02 January 2010

[Literature] Network Infrastructure for Massively Distributed Games

by Daniel Bauer et al. 2002


Client-Server (CS) Architecture: According to the authors, an Apache server on a usual computer using a Linux OS connected to a Gigabit Ethernet can handle roughly 2000 256-byte HTTP transactions per second. Server farms are said to handle a number of connections on the same order of magnitude. The authors also mention that whereas network bandwidth is abundant, the bottlenecks of such systems are CPU cycles, memory bandwidth, and server I/O. They conclude that server farms handling loads greater than 105 HTTP requests per second currently [in 2002] are infeasible with existing technology and, by extension, so are million-person games requiring as little as a single event per minute. They also take Everquest as an example: Although Everquest claims that tens of thousands of people can participate simultaneously, [...] Everquest is better thought of as 40 independent instances of the same game, each of which handles about 2000 playersEven if this paper was published in 2002, I think what they wrote is still accurate.

Peer-to-Peer (P2P) Architecture: Scalability is limited by the computational power of the weakest peer, because each peer needs to run the complete simulation. Therefore, the authors suggest a hybrid approach to overcome the scalability problems.

Proposed network-level solution: booster boxes

The authors start with the assumption that not all the information the clients send to the server is relevant. The server often sends the same packets to different clients (for instance, in a PVP zone, the death of a player will be communicated to all the players who currently see the dead player). To solve this problem, booster boxes can be set up between ISP Access Routers and Edge Routers. They have 4 roles:

  • Caching non-real-time information
  • Aggregation of redundant events
  • Filtering of no-longer relevant events
  • Routing packets to the appropriate server(s)

Booster box architecture

Data layer: for the bulk of traffic, booster boxes behave like ordinary level-2 forwarding devices, e.g. like ethernet switches. The data layer must be able to handle packet forwarding at speeds equivalent to the port of a residential access router, i.e. in the range of 155Mbits/s to 1Gbits/s and still has to process, copy or divert packets to the booster layer. The authors explain that a pure hardware solution is not flexible enough and a pure software solution is not able to handle such line speeds, that is why they introduce Network Processors (NP). A NP is a general purpose processor with access to many network-specific co-processors performing tasks such as checksum generation, table look up and header comparison. They suggest writing the network-forwarding code in C and load this code in the processor.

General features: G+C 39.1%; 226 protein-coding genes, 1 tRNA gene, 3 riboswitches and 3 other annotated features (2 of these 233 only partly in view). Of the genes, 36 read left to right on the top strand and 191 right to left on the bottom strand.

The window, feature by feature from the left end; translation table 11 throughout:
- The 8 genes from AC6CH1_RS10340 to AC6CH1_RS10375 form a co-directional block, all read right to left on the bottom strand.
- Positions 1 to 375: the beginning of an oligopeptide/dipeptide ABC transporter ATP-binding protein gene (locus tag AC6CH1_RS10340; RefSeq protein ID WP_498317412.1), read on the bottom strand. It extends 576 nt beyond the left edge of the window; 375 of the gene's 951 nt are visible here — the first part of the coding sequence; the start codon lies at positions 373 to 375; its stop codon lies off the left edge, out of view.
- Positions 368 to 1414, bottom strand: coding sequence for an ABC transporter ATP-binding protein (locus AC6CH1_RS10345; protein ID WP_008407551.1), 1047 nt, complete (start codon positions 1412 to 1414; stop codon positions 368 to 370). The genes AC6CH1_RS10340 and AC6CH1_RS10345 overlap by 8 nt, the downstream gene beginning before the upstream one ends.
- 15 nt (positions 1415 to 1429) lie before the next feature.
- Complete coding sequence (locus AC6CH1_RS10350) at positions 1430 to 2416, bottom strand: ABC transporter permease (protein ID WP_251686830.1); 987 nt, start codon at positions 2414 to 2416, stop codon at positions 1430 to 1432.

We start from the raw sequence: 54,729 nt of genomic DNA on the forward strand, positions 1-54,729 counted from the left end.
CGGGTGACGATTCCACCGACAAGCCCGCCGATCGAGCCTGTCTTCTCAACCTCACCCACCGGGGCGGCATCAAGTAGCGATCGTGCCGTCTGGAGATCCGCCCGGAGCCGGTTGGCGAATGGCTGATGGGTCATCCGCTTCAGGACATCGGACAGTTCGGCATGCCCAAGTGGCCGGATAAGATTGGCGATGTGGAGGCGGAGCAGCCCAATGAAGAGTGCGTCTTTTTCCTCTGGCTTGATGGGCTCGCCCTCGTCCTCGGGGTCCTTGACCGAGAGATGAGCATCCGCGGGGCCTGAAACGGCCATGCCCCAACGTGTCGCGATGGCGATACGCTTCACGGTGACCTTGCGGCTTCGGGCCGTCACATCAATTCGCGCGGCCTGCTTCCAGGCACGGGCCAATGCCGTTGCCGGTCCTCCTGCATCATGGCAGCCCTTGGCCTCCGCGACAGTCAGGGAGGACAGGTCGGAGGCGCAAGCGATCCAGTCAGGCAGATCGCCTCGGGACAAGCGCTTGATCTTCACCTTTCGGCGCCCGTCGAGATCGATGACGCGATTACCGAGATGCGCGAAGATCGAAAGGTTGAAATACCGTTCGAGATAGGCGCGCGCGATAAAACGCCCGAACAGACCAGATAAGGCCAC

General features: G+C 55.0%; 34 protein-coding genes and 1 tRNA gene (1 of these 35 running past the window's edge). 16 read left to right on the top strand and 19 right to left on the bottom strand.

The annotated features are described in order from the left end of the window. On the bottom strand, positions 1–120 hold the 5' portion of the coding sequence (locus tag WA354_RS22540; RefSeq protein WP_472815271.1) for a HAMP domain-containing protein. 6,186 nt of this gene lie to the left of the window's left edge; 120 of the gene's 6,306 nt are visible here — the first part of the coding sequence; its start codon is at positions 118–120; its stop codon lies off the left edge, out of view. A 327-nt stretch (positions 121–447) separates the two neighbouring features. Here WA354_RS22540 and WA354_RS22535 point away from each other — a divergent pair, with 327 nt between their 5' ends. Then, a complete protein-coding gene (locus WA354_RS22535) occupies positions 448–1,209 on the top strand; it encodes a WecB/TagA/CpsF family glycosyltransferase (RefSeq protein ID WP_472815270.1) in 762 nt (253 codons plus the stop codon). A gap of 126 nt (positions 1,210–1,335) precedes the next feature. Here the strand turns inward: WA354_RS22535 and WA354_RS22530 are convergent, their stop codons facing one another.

Booster layer: application-level layer. A Booster Library contains the API through which the boosters can call the data-layer operations (ie copy, divert, pass through, forward, ...). Boosters' code can be executed either on a general-purpose CPU or on the NP (or on a combination of the 2). Boosters can perform tasks independently or be coordinated by the Booster Control Point to work together. Another role of the Booster Control Point is to establish a Quality of Service overlay network between booster boxes. This Booser Overlay Network (BON) can circumvent several network problems that I have not fully understood yet. BON uses its own addressing schemes and packets eventually exchanged between booster boxes and servers contain a BON header (a BON packet is encapsulated in an IP packet).


Large Interactive Game Show: a TV program asks a question, spectators send their answer to the TV server (on the Internet). The authors pretend their system reduces the server's load exponentially.

Large Virtual World: The dotted arrows in the figure nearby shows how information comes from a player to the server. A white player sends an event to the closest booster box (in the network cloud). The correct server receives the event notification from the booster box. The solid arrows show how the server answers to this information: all the booster boxes to which white players are connected receive the update and forward it to their own white players.
Remark: in the case of a server-wide event such as a GM broadcast, the white game server will have somehow to tell the black game server to forward the information.
Interestingly, the authors suggest creating a game transport protocol in which the virtual location is encoded independently of the particular game, bringing the advantage that a game booster could to a large extent be independent of the game. To my mind, this idea is nice for ISP because they will rent their booster boxes to MMOG companies, but MMOG companies will have to follow booster box norms. I do not think there is currently any consortium able to establish protocol norms on MMOG...

See also: Understanding Network Processors by Shah.

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